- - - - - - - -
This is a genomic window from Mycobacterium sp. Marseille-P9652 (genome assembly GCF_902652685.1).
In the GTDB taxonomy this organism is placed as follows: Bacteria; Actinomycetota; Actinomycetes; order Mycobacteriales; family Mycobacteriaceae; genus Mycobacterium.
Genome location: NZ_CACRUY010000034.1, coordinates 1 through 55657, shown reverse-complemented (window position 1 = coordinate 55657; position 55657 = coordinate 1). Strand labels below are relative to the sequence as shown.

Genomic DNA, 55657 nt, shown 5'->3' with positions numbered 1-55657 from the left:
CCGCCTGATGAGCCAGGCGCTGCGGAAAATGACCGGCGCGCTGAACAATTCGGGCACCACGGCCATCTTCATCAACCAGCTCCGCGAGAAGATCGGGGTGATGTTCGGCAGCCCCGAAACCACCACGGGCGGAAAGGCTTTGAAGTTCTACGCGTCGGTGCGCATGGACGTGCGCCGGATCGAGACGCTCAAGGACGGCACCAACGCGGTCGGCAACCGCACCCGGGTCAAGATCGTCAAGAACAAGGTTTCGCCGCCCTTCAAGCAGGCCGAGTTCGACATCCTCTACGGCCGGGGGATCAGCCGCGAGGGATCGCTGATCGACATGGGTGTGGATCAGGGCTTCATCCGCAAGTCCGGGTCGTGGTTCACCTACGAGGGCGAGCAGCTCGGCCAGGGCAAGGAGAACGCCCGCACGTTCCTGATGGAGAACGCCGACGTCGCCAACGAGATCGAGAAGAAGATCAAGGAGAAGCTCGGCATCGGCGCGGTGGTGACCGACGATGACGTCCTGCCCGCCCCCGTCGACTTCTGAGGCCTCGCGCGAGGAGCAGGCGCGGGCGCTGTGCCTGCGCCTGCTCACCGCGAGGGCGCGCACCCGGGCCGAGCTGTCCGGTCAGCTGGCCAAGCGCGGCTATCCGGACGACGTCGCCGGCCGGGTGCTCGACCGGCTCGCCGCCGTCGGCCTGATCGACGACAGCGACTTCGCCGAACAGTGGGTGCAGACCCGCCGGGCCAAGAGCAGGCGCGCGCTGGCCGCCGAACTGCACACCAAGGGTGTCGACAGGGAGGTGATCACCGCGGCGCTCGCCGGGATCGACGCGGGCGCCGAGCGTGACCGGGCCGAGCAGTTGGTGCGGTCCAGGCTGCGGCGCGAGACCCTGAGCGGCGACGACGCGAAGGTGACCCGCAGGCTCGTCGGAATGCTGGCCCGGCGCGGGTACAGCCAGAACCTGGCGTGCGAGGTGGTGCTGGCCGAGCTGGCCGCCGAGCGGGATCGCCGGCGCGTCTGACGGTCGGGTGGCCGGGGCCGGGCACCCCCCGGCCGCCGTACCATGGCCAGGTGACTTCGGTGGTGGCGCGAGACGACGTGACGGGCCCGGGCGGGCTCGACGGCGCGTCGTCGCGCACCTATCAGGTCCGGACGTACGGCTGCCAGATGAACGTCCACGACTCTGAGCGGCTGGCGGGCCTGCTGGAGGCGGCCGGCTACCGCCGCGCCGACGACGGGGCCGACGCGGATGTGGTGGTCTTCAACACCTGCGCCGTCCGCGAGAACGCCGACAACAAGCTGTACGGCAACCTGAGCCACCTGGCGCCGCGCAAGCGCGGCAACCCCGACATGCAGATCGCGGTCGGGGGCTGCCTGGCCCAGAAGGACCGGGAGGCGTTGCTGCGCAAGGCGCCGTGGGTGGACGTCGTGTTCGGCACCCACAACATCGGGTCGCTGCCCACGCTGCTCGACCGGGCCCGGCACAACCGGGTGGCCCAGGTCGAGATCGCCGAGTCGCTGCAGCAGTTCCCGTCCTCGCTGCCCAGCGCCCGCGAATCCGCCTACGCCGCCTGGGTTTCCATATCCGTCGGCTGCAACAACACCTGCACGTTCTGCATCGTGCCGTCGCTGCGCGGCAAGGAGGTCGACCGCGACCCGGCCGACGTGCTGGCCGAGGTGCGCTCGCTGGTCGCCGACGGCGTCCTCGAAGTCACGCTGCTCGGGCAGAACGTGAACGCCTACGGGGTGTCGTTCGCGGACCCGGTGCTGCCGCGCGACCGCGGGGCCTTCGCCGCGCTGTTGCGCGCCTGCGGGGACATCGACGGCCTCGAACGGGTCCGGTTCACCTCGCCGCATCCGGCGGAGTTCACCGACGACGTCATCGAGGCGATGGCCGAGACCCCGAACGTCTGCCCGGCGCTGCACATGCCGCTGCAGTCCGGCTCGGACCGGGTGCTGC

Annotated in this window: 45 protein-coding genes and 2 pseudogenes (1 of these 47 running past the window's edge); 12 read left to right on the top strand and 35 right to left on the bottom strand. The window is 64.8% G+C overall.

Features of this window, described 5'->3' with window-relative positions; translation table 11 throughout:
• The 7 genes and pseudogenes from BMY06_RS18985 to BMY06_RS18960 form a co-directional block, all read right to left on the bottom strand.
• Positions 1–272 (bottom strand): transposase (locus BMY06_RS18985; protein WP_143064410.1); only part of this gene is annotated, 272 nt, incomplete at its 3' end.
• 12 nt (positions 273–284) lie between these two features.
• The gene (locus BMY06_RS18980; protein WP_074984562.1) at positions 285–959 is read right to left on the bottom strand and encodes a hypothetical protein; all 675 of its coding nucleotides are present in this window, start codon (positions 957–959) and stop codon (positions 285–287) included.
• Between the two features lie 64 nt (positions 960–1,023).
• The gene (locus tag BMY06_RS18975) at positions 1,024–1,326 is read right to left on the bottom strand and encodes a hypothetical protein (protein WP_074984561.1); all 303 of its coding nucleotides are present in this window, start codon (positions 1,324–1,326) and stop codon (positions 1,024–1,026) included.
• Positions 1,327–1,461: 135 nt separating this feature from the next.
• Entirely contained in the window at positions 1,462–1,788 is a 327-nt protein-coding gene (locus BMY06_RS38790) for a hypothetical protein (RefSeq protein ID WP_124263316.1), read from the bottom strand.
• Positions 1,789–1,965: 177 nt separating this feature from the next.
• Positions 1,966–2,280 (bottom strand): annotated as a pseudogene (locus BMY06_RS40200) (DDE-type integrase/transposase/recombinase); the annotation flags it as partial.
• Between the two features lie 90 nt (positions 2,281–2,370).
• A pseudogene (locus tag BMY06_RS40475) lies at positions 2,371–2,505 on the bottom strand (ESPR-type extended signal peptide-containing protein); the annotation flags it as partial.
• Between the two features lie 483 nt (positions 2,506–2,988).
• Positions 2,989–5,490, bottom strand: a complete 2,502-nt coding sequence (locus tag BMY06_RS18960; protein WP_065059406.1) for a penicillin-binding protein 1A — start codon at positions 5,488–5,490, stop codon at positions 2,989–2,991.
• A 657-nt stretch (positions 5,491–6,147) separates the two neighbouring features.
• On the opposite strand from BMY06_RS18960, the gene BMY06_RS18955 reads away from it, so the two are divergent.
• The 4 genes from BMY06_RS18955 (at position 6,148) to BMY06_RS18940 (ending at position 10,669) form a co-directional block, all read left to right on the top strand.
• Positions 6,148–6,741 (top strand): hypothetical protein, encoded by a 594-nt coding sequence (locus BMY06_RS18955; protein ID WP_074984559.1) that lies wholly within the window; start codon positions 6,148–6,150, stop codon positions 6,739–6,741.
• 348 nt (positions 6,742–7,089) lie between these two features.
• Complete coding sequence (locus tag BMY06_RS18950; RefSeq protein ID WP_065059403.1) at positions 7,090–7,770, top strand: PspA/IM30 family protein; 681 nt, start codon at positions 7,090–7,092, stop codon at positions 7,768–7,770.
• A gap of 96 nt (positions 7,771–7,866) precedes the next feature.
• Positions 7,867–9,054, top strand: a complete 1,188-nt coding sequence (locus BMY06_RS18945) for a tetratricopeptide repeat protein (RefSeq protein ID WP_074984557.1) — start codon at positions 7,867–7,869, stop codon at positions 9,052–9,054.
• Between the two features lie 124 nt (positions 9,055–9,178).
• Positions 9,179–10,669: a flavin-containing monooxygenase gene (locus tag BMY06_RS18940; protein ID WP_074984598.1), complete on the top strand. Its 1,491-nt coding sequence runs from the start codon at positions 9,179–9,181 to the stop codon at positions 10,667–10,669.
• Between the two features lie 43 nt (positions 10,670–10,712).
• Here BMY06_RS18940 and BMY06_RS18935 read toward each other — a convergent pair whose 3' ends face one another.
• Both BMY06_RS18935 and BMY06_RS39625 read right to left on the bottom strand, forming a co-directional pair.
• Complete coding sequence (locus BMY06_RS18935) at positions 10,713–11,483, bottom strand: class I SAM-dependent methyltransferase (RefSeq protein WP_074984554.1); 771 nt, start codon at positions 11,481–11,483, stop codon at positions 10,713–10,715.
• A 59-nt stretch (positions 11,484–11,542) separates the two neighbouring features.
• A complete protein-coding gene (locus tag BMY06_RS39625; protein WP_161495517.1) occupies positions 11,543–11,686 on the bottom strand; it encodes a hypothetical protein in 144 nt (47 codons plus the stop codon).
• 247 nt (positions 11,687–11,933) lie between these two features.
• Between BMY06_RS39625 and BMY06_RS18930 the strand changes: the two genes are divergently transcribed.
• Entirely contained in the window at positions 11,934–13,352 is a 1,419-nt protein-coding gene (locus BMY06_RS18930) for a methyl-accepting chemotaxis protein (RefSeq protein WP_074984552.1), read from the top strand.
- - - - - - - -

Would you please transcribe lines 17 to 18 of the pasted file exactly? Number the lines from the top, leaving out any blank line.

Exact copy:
• Positions 1,966–2,280 (bottom strand): annotated as a pseudogene (locus BMY06_RS40200) (DDE-type integrase/transposase/recombinase); the annotation flags it as partial.
• Between the two features lie 90 nt (positions 2,281–2,370).